In October, Cessna Aircraft CEO Scott Ernest told a crowded room of journalists in Las Vegas that its Skycatcher had “no future.”
Now Cessna has quietly ended sales and marketing of its lightest single-engine plane, the Model 162 Skycatcher.
Cessna officials have decided that the remaining 80 two-seat planes will not be sold but will be used for spares, according to a report by the Aircraft Owners and Pilots Association.
“As was discussed late 2013, the Skycatcher is no longer a part of Cessna’s current production and sales of the Skycatcher are now winding down,” a Cessna spokesman said in an e-mailed statement. “As is standard with our legacy products, Cessna will continue to support the Skycatcher fleet.”
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Ernest’s remarks were made during the National Business Aviation Association’s convention.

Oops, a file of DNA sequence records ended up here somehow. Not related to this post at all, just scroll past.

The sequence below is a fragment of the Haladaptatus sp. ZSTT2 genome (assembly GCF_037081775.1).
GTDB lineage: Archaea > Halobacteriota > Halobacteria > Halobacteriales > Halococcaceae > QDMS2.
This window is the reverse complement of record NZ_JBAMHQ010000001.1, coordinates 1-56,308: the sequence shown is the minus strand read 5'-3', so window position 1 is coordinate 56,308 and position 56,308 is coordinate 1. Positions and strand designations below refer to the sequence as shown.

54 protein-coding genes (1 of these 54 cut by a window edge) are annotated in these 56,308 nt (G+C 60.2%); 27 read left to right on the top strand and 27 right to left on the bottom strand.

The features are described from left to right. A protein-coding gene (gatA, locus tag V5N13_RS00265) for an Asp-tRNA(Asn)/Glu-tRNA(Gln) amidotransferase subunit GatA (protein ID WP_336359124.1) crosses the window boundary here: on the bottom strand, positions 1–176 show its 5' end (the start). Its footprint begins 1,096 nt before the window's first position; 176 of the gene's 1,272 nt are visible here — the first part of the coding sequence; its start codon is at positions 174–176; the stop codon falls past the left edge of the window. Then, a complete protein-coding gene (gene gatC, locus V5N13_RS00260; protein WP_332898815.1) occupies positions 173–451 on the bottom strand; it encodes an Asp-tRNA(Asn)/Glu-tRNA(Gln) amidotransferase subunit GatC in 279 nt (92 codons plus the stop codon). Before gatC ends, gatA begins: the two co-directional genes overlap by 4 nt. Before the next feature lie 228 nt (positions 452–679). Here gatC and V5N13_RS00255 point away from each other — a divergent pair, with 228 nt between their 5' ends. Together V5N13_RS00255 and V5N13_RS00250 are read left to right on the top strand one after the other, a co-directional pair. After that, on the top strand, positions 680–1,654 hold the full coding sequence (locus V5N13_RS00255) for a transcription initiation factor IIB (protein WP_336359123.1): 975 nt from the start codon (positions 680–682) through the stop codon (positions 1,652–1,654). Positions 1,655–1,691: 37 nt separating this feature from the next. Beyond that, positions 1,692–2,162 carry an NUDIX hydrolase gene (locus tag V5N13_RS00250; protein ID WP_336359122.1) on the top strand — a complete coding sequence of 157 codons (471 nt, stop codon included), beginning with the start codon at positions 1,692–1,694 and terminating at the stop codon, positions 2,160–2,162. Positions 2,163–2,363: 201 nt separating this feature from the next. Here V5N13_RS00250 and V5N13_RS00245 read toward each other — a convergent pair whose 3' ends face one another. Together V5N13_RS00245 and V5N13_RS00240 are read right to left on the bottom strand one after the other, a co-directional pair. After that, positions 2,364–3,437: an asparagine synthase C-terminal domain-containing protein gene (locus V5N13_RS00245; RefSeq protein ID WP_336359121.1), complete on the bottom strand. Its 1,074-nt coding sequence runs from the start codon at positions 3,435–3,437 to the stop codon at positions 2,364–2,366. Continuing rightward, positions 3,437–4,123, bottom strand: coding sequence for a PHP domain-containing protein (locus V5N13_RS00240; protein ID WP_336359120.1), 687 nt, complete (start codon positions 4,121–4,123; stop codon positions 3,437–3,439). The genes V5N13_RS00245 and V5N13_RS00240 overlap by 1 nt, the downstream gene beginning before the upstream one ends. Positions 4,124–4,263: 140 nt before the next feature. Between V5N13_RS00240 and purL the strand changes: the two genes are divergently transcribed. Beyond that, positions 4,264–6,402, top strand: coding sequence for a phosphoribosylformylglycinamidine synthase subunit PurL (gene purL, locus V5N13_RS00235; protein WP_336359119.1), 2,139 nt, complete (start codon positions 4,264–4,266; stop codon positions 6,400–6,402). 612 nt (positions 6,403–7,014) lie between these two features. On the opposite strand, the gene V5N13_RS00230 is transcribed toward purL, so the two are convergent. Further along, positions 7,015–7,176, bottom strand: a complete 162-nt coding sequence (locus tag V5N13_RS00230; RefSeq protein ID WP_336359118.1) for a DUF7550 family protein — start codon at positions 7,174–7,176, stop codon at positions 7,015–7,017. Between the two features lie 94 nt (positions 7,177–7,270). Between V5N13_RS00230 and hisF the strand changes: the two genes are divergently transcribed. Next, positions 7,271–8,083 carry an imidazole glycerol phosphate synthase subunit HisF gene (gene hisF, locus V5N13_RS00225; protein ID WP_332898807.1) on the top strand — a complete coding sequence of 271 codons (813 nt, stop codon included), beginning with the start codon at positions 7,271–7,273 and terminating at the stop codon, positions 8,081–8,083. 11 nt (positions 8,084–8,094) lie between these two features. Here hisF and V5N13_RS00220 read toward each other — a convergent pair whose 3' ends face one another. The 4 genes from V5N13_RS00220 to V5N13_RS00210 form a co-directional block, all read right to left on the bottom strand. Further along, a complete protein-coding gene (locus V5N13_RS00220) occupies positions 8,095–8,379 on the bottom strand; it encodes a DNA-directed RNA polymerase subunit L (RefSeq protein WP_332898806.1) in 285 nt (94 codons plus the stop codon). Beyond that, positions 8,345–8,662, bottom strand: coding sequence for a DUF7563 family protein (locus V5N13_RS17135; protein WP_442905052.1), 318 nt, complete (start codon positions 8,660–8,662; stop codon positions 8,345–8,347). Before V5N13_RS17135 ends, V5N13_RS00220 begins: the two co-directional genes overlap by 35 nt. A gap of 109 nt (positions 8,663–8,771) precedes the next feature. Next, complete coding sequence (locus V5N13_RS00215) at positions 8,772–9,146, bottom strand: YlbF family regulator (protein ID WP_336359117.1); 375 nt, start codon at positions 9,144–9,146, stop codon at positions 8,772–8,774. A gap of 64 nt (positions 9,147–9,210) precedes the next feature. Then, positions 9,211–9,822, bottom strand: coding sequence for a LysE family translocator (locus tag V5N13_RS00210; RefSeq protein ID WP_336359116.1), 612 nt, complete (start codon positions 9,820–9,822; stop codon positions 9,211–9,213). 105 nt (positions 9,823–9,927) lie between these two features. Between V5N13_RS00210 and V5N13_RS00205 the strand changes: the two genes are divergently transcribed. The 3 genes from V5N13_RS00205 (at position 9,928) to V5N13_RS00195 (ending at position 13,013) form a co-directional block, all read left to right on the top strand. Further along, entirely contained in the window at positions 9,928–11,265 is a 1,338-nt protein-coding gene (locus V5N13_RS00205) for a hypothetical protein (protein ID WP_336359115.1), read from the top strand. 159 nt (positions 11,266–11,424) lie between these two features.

A light sport aircraft, the Skycatcher has had its challenges since the program was announced in 2007 as a way to encourage more people to fly and to train pilots.
Two prototype airplanes crashed during flight testing and the plane underwent some design revisions to the tail.
The first delivery was made in December 2009 to Rose Pelton, wife of then-Cessna CEO Jack Pelton.
When the Skycatcher was announced at the Experimental Aircraft Association’s AirVenture in Oshkosh, Wis., people reportedly lined up at Cessna’s booth to place orders.
The company secured hundreds of deposits for new planes. In 2010, Cessna said it had more than 1,000 orders for the plane.
The plane was built in Shenyang, China. It was then assembled in Wichita by Yingling Aviation and later at Cessna’s plant in Independence.
The Skycatcher also underwent significant price increases.
The first planes were sold for $109,500 but the price rose after that. By the start of 2012, Cessna indicated the price was increasing to $149,000.
About 200 Skycatchers have been delivered.